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Table of Contents

Preface Part I. Dealing with Uncertainty Chapter 1 Uncertainty in Everyday Life Chapter 2 The Psychology of (Un)certainty Chapter 3 Uncertainty in Science - Isn't It a Problem? Chapter 4 In Science We Trust - or Don't We? Chapter 5 Is Scientific Rigor Declining? Part II. Uncertainties in Science: Some Case Studies Chapter 6 Uncertainties in Climate Science Chapter 7 Uncertainties in Vaccination Chapter 8 Uncertainties in Human Evolution Chapter 9 Uncertainties in Genetic Testing Chapter 10 Uncertainties in Forensic Science Part III. Accepting Uncertainty in Science Chapter 11 Uncertainty is Inherent in Science Chapter 12 Uncertainty in Scientific Explanation Chapter 13 Uncertainty in Scientific Prediction Chapter 14 Understanding vs. Being Certain Chapter 15 How Uncertainty Makes Science Advance Notes Index

About the Author

Kostas Kampourakis is the author and editor of several books about evolution, genetics, philosophy, and history of science. From 2015 to 2019 he was the Editor-in-Chief of the journal Science & Education. He is currently a researcher at the University of Geneva, where he also teaches at the Section of Biology and the University Institute for Teacher Education (http://kampourakis.com) Kevin McCain is an Associate Professor of Philosophy at the University of Alabama at Birmingham. His research is primarily focused on epistemology and philosophy of science, particularly where the two intersect. He is a series editor for Routledge Studies in Epistemology and the author of numerous works in epistemology and philosophy of science.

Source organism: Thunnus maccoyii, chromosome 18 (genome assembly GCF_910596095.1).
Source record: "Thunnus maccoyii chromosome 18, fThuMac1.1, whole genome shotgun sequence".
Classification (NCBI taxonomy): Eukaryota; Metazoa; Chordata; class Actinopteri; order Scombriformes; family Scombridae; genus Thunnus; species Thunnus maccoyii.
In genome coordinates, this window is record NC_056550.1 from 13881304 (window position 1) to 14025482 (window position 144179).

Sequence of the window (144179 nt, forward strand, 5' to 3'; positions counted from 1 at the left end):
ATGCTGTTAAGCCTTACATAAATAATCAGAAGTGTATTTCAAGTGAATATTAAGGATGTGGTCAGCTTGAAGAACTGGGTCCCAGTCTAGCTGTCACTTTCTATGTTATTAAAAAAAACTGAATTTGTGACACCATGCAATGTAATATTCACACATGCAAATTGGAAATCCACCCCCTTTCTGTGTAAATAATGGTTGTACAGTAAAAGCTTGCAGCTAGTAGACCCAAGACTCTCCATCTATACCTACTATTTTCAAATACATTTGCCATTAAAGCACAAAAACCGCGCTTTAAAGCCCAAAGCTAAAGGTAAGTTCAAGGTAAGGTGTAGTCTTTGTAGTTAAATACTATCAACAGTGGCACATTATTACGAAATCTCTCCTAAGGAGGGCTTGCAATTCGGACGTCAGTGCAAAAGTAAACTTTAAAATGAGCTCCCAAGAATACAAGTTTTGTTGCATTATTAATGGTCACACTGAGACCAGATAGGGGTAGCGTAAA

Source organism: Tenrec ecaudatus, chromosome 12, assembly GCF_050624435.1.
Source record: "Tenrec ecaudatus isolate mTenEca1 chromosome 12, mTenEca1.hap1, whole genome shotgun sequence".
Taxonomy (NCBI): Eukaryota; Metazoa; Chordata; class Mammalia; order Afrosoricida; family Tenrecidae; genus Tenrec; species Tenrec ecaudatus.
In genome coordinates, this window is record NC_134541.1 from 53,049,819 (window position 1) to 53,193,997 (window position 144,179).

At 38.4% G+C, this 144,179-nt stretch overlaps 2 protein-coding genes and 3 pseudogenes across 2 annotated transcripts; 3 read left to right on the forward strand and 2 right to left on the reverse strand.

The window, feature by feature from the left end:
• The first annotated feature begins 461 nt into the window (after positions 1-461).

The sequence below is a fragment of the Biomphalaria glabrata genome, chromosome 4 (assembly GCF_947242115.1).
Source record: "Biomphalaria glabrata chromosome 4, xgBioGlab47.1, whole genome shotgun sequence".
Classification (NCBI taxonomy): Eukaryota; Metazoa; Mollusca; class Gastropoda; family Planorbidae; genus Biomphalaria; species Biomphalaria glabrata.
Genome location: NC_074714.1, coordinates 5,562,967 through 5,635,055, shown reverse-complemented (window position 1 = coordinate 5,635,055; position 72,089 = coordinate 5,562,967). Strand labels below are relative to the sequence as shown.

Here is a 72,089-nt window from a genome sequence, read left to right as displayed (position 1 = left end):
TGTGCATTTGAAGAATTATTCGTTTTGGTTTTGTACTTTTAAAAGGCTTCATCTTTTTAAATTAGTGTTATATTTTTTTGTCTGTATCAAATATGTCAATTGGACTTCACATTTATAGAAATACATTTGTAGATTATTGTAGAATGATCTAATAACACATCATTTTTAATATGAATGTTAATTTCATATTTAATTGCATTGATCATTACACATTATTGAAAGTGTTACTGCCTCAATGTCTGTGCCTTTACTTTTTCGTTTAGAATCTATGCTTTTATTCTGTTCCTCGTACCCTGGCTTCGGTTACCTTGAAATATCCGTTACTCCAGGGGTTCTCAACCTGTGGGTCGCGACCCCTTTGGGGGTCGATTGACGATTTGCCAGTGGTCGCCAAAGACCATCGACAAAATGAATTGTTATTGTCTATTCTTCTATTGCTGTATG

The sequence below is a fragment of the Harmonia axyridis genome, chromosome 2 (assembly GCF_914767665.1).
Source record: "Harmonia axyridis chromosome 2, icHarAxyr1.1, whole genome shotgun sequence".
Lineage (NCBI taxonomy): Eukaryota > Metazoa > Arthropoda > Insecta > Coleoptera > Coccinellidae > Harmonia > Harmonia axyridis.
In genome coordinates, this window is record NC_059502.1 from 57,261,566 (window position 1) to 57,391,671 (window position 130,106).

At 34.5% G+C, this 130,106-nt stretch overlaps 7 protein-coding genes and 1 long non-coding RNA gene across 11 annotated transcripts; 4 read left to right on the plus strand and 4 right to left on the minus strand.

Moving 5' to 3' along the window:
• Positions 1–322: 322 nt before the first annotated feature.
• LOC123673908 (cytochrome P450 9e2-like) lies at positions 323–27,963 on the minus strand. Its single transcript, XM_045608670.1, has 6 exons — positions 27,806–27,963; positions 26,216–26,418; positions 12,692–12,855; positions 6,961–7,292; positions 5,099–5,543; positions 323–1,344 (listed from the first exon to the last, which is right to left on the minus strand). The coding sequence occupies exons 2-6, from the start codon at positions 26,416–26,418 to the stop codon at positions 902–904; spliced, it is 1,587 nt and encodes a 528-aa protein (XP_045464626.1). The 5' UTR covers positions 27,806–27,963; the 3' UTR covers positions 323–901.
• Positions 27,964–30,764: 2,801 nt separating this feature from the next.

"Through case studies that include climate science, vaccination, and human evolution, Kampourakis and McCain emphasize not only why uncertainty is inherent to the continual advancement of science, but also how a misunderstanding of this fact is repeatedly used by special interests to mislead the public. With quotations from an impressively wide range of sources - from philosophers to outstanding scientists - this short book will motivate its readers to think deeply about what is meant by 'scientific understanding', as well as to explore the valuable references that are cited, many of which they would otherwise miss." --Bruce Alberts, Chancellor's Leadership Chair in Biochemistry and Biophysics for Science and Education, University of California, San Francisco, Former Editor-in-Chief, Science magazine (2008-2013), President Emeritus, US National Academy of Sciences (1993-2005) "Kampourakis and McCain have produced a provocative book of enumerable insights. They have navigated skillfully through a bramble bush of prickly problems and come out of it with a coherent analysis of science that elevates the concept of "uncertainty" without diminishing the standing of science. As one trained in and familiar with the scholarship of philosophy of science, I appreciated every line of inquiry and every argument in the book. To me it brings together philosophy of science, social psychology and the social studies of science in a way that explains human behavior and irrational skepticism towards strongly supported scientific claims." --Sheldon Krimsky, Lenore Stern Professor of Humanities & Social Sciences, Tufts University "This is a wonderfully clear and engaging book on a very important and topical issue: How can science contribute to solving the problems society faces today? The cases are well chosen and the philosophical chapters do a great job in synthesizing many insights from recent philosophy of science into a coherent whole. The book succeeds admirably in showing the societal relevance of philosophical reflection on science." -- Henk de Regt, Professor of Philosophy of Science, Vrije Universiteit Amsterdam

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